When Life Gives You Lemons
By LeiLani Cauthen
To say this has been a crazy year is an understatement. Like you, our team has been trying our best to stay ahead of the curve and make adjustments to keep up with the ever-changing needs of our schools and districts.
It has been a challenge, as we pivot often and change the way we serve our members. And while we sometimes become discouraged, we keep coming back to the same realization. The need for what we do has never been greater. As a research institute and news media organization, the data we gather and share is instrumental to the success of our members as they provide the necessary inspiration for America’s learners.
Sometimes our decisions are obvious, and sometimes they are heartbreaking. But always, they are guided by one very simple question: How can best utilize our resources and relationships to serve America’s Learners? Last week, we had to make one of those obvious, yet heartbreaking decisions. We decided to postpone all our in-person regional events this Fall in favor of regional virtual events. Even though attendees were continuing to sign up for our signature live regional events, the logistics became too problematic. The realities of the Coronavirus pandemic made it impossible to guarantee venues, and travel for our staff between states was becoming increasingly restricted.
So, lemons/lemonade, we made the decision to hold super-regional virtual events around the country. On the plus side, the new virtual format will allow us to have much greater attendance and an enhanced program. On the minus side, we will miss the intimate settings and the opportunity to form genuine relationships with you, our attendees, many of whom have become close personal friends over the years.
As the pandemic rages on, the needs of our 215,000 members are continuously changing. That’s why the consistent research we do is so important. Respondents to our research surveys help dictate our agenda, as they have for our schedule of upcoming Fall super-regional events. Our latest research indicates your number one concern now as you embrace online instruction is, how can you motivate learners? How can you get learners to participate willingly, and how can you get learners to connect learning to their personal lives? How can you generate enthusiasm and excitement among your students?
These are tough questions, and the answer to these questions can make the difference between a successful transition to online learning and a failed experiment in online learning. Fortunately, the tools exist to get every teacher up to speed and to take what is a bad situation and make it not only palatable, bit in many cases finding outcomes that are even better than traditional in-class instruction.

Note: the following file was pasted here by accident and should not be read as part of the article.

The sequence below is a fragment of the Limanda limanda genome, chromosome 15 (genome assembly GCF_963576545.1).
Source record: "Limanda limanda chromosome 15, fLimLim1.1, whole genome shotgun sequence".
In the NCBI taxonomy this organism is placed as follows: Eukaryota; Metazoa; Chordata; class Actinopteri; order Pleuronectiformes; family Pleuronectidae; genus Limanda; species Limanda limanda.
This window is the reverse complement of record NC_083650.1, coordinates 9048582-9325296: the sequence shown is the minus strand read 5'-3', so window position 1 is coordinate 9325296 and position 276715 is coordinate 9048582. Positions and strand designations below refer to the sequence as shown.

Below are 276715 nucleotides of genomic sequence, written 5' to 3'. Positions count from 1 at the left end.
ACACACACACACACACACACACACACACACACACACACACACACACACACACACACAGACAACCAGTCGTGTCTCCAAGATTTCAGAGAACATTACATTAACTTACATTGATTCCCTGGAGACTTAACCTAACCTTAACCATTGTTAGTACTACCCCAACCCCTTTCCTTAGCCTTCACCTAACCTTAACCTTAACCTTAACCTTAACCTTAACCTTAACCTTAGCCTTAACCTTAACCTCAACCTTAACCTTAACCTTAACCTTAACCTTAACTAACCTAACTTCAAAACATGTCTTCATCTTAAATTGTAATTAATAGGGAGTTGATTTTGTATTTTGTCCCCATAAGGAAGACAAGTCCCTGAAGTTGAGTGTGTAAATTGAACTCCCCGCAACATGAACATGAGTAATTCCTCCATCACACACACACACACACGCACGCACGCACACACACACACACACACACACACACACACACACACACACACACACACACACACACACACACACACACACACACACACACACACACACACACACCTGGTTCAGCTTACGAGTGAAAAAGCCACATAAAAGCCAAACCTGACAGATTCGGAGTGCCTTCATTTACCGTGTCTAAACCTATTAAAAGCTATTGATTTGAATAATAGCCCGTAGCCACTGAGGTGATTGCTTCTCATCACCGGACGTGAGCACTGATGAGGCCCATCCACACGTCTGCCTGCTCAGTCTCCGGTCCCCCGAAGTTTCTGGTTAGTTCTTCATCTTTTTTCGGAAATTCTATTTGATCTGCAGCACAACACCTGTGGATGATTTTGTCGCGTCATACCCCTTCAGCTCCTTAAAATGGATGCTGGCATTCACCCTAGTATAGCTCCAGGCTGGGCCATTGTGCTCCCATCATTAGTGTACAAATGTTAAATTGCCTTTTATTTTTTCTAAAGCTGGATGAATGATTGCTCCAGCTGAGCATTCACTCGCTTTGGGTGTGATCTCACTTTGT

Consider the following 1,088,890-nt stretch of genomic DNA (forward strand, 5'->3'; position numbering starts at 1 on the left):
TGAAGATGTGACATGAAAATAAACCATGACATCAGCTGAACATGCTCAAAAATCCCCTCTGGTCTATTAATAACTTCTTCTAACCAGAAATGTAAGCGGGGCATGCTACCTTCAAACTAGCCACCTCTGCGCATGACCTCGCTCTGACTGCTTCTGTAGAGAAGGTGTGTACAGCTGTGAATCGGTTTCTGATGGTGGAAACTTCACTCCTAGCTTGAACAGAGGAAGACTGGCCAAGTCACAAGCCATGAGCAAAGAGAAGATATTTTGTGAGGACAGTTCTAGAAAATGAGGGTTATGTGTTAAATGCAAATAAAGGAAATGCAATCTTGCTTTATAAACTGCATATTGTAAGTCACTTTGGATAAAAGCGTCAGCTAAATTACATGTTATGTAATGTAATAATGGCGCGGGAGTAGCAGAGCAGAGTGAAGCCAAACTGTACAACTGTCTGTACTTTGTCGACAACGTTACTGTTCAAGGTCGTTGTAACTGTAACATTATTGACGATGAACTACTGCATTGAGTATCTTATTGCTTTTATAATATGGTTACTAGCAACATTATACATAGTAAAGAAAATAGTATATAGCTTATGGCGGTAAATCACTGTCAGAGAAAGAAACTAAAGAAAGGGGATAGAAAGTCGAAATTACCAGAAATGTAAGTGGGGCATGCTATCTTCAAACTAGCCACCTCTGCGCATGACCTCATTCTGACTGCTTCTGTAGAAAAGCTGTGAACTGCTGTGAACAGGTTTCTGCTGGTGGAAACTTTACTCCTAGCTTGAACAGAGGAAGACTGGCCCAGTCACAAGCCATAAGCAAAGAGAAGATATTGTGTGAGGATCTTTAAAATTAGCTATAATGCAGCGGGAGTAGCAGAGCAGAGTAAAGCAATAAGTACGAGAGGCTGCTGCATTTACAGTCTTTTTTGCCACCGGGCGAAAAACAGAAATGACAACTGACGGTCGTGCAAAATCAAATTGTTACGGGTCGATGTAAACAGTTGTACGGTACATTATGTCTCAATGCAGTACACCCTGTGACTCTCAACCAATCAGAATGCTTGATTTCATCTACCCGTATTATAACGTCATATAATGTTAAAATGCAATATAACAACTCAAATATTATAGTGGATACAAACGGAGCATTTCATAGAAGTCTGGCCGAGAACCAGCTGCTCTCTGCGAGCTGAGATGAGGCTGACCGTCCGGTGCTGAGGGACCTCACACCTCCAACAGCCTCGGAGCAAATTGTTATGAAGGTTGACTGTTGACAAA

There are wonderful resources the Learning Counsel has identified that make it possible for teachers to use virtual learning in very meaningful ways. The skills necessary to successfully teach online are very different than the skills we use in the classroom. Learning these new skills will give teachers the ability to make a difference in the lives of their learners during the pandemic and make them more complete professionals once children return. And in the likely event that a combination of in-seat and online learning will be with us for some time, teachers will be equipped with the skills and confidence to maximize the learning potential of every student they encounter.
Motivating students to learn can be challenging in the best of times. The trauma experienced by students during the pandemic can add layers to that equation. But the good news is, help is on the way. In our Fall virtual events, we’ll bring you the tools you need to become a superior online teacher, and we’ll share the best ways to motive learners when teaching remotely. All educators are welcome, and like our in-person events, everything is free for teachers and administrators.
The pandemic has been hard on all of us, and sometimes it seems like life keeps throwing us lemons. But we have too much at stake to spend our time dodging lemons. We’ll make the best of the situation, and when we are forced to move the learning online, we will transform our online instruction to be the very best instruction in the world. So, sit back, relax, and have a tall, cold glass of lemonade.
About the author
LeiLani Cauthen is the CEO and Publisher of The Learning Counsel. She is well versed in the digital content universe, software development, the adoption process, school coverage models, and helping define this century’s real change to teaching and learning. She is an author and media personality with twenty years of research, news media publishing and market leadership in the high tech, education and government industries.